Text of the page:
“My life changed 180 degrees in 24 hours. I had letters from division psychologists saying I wasn’t allowed to go near the armory. I could not handle my weapon. I could not leave my barracks. … I was a prisoner in my own world. These guys that I would lay down the world for are stripping me of everything I earned.
“I was lost in the sauce,” he said.
He was “kicked out” of the Marine Corps “for a thing called personality disorder, which is bipolar. There ended up being 46,000 other Marines from 2004 to 2006 who were kicked out for personality disorder.”
So he checked in with the Department of Veterans Affairs.
“They rushed me off to a psychologist. I’ve never had more pills given to me. Kind of, ‘Here take this, this, this, this, this.’ I didn’t feel as if I was getting help. I was just getting medicated and making me into a zombie. That was kind of my downfall. My beginning of my downfall,” the 6-foot-1-inch veteran said.
He said the pills made him “zombieish” and made him retain water. “That’s not my kind of way. I’m not a left-foot-in-front-of-the-right-foot kind of guy. I like to hop and skip and run if I need to.”
Then the heavy-weight Kruchten — he weighed 262 pounds in 2006 — ballooned up. “I was eating fast food. And I was doing a bunch of unhealthy behaviors,” he said.
In retrospect, though, “I don’t want to put this all on the VA because it’s not the VA’s fault. They were doing their job, and I applaud the VA for all the amazing things they been doing and have done for the veterans. Because without the VA, most of us would be flat on our face homeless, unfortunately. So the VA has done nothing but the right things.
“It’s what the veteran does. What I was doing was abusing my health,” he said.
That abuse bottomed out in June 2009.
“I was gaining this weight. I was like, ‘It’s OK. I can go eat this 5,000-calorie, huge greasy box of cheese nuggets at 3 in the morning, after drinking heavily at the bar all night and pass out.”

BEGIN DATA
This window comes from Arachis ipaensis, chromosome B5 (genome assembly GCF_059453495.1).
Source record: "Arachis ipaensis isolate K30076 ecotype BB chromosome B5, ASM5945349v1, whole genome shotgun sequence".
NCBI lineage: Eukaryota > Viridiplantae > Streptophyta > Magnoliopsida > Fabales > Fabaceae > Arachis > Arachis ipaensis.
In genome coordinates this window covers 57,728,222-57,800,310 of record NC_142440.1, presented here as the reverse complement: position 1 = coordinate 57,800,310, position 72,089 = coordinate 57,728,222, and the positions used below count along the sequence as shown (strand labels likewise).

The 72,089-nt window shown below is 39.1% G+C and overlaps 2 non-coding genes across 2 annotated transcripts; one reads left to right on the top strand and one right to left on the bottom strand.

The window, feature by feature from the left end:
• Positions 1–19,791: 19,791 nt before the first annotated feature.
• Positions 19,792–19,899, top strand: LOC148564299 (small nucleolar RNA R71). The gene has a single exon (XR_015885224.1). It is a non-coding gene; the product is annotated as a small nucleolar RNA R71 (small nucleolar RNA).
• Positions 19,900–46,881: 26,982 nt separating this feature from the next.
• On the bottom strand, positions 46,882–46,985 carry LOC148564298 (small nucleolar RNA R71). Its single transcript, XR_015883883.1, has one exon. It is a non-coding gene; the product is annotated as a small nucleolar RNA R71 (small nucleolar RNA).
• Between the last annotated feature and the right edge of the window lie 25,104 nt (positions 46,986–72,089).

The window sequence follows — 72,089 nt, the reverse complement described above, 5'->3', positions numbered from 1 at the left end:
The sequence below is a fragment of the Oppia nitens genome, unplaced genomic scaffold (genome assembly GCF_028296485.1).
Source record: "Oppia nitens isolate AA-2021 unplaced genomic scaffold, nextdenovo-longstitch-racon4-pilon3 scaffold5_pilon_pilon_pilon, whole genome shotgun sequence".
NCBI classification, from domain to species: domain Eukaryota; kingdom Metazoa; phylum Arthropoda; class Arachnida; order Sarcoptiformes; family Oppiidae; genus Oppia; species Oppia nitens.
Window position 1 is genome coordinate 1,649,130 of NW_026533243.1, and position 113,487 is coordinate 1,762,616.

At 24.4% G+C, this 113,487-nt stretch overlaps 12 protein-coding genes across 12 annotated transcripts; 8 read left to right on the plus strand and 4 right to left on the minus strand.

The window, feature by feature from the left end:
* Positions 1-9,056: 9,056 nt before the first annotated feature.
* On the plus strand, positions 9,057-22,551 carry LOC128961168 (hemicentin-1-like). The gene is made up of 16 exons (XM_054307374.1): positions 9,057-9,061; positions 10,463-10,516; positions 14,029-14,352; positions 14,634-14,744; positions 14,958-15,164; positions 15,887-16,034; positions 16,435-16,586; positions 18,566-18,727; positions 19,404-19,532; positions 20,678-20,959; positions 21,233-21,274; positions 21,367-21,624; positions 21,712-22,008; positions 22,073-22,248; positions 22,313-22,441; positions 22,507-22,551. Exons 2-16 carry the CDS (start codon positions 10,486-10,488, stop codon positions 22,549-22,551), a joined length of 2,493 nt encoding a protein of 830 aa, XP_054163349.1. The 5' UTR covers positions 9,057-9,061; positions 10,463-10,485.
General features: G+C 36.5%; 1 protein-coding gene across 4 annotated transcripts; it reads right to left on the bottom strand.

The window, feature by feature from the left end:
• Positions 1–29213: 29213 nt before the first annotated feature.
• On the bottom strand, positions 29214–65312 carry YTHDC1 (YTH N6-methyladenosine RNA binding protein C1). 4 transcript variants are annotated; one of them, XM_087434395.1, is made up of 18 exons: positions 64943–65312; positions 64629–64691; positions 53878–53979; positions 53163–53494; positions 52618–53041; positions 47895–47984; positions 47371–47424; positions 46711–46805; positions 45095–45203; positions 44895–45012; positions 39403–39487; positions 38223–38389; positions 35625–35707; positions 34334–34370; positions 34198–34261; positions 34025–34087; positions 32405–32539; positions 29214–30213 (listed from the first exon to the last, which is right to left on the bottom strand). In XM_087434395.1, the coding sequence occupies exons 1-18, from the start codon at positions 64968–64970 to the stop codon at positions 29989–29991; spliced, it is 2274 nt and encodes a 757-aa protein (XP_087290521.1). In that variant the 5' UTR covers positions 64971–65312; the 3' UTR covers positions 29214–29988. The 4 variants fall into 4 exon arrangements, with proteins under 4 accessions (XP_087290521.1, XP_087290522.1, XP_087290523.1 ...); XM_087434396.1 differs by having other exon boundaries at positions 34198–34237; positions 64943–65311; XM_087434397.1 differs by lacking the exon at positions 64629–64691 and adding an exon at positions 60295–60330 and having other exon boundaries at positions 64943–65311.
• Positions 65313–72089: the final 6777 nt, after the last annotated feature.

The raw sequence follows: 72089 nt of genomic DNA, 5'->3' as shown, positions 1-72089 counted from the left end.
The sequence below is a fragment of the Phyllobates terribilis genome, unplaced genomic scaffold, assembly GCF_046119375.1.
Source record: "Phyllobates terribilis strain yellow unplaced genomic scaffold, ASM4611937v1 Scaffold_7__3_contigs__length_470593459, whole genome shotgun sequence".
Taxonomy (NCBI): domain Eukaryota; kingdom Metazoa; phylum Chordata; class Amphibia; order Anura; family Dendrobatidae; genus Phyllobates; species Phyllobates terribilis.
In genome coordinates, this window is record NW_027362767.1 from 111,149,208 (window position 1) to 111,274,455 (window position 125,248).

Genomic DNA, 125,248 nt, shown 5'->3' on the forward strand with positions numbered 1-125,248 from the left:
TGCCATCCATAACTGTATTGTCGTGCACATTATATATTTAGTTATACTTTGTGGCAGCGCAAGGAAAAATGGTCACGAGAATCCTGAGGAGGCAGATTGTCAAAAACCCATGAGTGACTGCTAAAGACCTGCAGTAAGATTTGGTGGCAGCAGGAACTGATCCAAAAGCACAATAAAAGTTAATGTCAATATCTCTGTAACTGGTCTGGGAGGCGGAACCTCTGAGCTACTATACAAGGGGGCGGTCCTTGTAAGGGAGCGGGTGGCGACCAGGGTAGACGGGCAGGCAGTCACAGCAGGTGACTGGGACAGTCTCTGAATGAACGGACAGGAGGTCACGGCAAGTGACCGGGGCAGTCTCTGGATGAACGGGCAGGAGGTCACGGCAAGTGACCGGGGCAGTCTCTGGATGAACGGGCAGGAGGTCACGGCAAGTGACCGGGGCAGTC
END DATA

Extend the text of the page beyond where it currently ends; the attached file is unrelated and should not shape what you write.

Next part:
On June 14, 2009, he tried to take his life, thinking, “I’m nothing but wasted space and I’m making people depressed. Screw it. It’s time to run the wheels off this bad boy. I had no faith left in humanity and no faith left in myself.”
So after snorting and ingesting cocaine, drinking a bottle of Jack Daniels and swallowing lots of pills — “I didn’t know what the pills were” — he passed out only to awake a few days later in his own vomit and waste to the knock of a police officer pounding on his door.
“That was quite a wake-up call,” he said.
He credits his corner man, Nobie Lara, a veteran with the Wounded Warrior Project, who got him back into shape, got him focused on training, eating organic food and pursuing mixed martial arts.
“He saved my life,” said Kruchten, who runs five to seven miles every morning before he goes to work as a construction safety director and quality control manager in the San Diego area.
Still, he said, “every day in my life is like a roller coaster. I always hope to be at the tallest part, but sometimes I’m on that old rickety roller coaster. That’s the wooden one that’s real sketchy, and I’m flying towards the bottom. Sometimes I’m at the highest of the high, and sometimes I’m at the lowest of the low.”
His best advice “to anybody who has suicidal thoughts is make sure you reach your hand out. There is somebody that will listen. Nobody is against you. And people aren’t going to judge you.
“Just reach out. I didn’t reach out until it was almost too late, and by the grace of God I’m still here and I’m able to empower others.”
Contact Keith Rogers at firstname.lastname@example.org or 702-383-0308. Find him on Twitter: @KeithRogers2.